When Brains And Computers Become One
"Brain-in-a-Box" technology underway to foster cognitive computing.
"Brain-in-a-box". This term may sound like science fiction, but it really is a quest to change computing as we know it.
Our world is becoming ever more complex and data-rich -- ironically, it is information-poor. Today, the society is one big massive feed, with signals flowing in from cameras, microphones, and other sensors that stream real-time, noisy, parallel, spatiotemporal, and multimodal information. We have more data at our fingertips than ever before, but we are also more overwhelmed. Processing this flood of real-time data using traditional computers would simply be too slow and too costly, in terms of power consumption.
Computer vs Brain
Traditional computers were designed for sequential and centralised processing in accordance to a pre-defined programme. Although traditional computers are precise number crunchers, they tend to consume a lot of energy, and are very inefficient for brain-like pattern recognition.
In contrast, the brain, which operates comparatively slowly and at low precision, excels at tasks such as recognising, interpreting, and acting upon patterns. Plus, the human brain does all that while consuming the same amount of power as a 20W light bulb and fitting into the same volume as a two-litre bottle of soda.
That is why we are turning to the brain for inspiration.
The Quest To Building A Brain-In-A-Box
Inspired by the brain's ability to interpret, act upon, and learn from massive amounts of complex, ever-changing data from various sources in an extremely energy-efficient way, we aim to bring together recent advances in neuroscience, supercomputing and nanotechnology.
Our ultimate goal is to develop a system of chips that allows a hundred trillion synapses (electric signals that move from one nerve cell to another), occupies less than two litres of space, and uses only one kilowatt of power.
R-evolution in Financial Analytics
The American Century Investments (ACI) quantitative research team introduces a new open source investment platform to simplify the process of analysing the investment worthiness of companies.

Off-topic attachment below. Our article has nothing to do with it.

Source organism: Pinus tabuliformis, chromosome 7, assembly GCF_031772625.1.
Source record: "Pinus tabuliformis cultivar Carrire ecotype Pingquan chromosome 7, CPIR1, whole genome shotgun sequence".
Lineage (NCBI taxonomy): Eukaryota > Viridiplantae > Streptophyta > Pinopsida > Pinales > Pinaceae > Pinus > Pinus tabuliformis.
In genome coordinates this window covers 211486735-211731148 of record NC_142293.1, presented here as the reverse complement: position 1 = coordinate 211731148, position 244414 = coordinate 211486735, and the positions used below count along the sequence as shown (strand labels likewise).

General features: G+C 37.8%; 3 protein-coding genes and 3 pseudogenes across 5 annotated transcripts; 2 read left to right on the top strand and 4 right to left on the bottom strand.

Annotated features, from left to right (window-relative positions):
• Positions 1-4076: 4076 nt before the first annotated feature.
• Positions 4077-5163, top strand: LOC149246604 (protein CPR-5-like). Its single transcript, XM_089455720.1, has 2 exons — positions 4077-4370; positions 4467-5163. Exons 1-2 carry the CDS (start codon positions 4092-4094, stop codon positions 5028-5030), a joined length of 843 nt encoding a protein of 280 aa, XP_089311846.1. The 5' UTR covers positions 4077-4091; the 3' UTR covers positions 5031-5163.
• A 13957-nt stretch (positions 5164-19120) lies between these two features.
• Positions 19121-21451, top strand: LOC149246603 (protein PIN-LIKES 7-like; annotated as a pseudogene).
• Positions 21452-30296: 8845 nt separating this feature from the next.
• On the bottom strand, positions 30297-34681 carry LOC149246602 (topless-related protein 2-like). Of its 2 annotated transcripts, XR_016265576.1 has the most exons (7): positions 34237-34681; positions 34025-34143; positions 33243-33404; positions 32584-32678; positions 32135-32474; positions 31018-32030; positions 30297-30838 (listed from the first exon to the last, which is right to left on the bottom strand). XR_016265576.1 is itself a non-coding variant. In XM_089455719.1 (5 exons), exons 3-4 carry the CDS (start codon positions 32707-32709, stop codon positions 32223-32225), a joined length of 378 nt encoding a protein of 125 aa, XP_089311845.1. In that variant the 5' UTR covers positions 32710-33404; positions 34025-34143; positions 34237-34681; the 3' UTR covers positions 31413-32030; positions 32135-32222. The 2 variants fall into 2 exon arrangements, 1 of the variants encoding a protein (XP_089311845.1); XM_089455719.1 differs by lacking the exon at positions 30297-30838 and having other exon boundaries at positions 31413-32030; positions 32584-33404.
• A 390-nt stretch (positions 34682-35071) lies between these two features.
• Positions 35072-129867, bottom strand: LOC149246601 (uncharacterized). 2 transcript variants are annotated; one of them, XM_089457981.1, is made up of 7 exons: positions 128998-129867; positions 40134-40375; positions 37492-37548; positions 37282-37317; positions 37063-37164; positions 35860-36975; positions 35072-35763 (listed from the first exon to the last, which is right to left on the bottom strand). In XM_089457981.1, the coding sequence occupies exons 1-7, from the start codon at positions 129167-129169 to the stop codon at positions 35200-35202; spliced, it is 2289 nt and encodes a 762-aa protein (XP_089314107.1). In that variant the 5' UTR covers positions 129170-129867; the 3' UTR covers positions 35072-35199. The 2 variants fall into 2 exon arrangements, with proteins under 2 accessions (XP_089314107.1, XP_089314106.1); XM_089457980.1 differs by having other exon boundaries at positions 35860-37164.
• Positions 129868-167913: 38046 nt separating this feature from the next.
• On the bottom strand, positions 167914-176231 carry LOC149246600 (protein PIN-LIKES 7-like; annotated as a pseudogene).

The use of analytics in financial firms for research, operational optimisation, and risk management is a well-known and understood practice. ACI is utilising network/graph analysis to predict how information travels from one company/industry to the next, and to identify companies that are going to perform well in their portfolio strategies. In launching this new package, ACI walked away from the traditional, commercial analytics vendors, and embraced the open source R language together with the Revolution R Enterprise analytics software from open source specialist Revolution Analytics. The result is a new collaborative, quantitative investment platform.
Putting the r in ACI
"We began observing how much more quickly the open source community (in R and Python, specifically) was outpacing the analytical capacity of our commercial vendors. In an information and idea-driven business in which proprietary analytics are absolutely critical, we can't afford to wait for commercial vendors to play catch-up," says Tal Sansani, quantitative analyst and portfolio manager at ACI. Sansani and his colleague, Sampath Thummati, worked together to build their own package called rACI to serve their large research team, as well as a growing number of investment processes. Their focus on "open" infrastructure/analytics guided their choice as to which technology and data vendors they would work with to scale the package and their platform's capabilities.
Analysis on a Higher Level
"Our new infrastructure allows us to explore new and innovative ways to integrate "non-traditional" data sets with more common fundamental, macroeconomic analysis," said Sansani. "We expect economic network analytics, textual analysis, and data from other financial markets to better inform our stock selection models and analytics in the future." While the introduction of new, non-traditional data sets put the system to greater risks, the ACI team credits their new platform in providing more rigorous and sophisticated data quality controls.
A model to get the right fit
rACI has made it easier to introduce updated data sets to make the application of graph theory (via the "igraph" package for R) meaningful to their core stock selection models.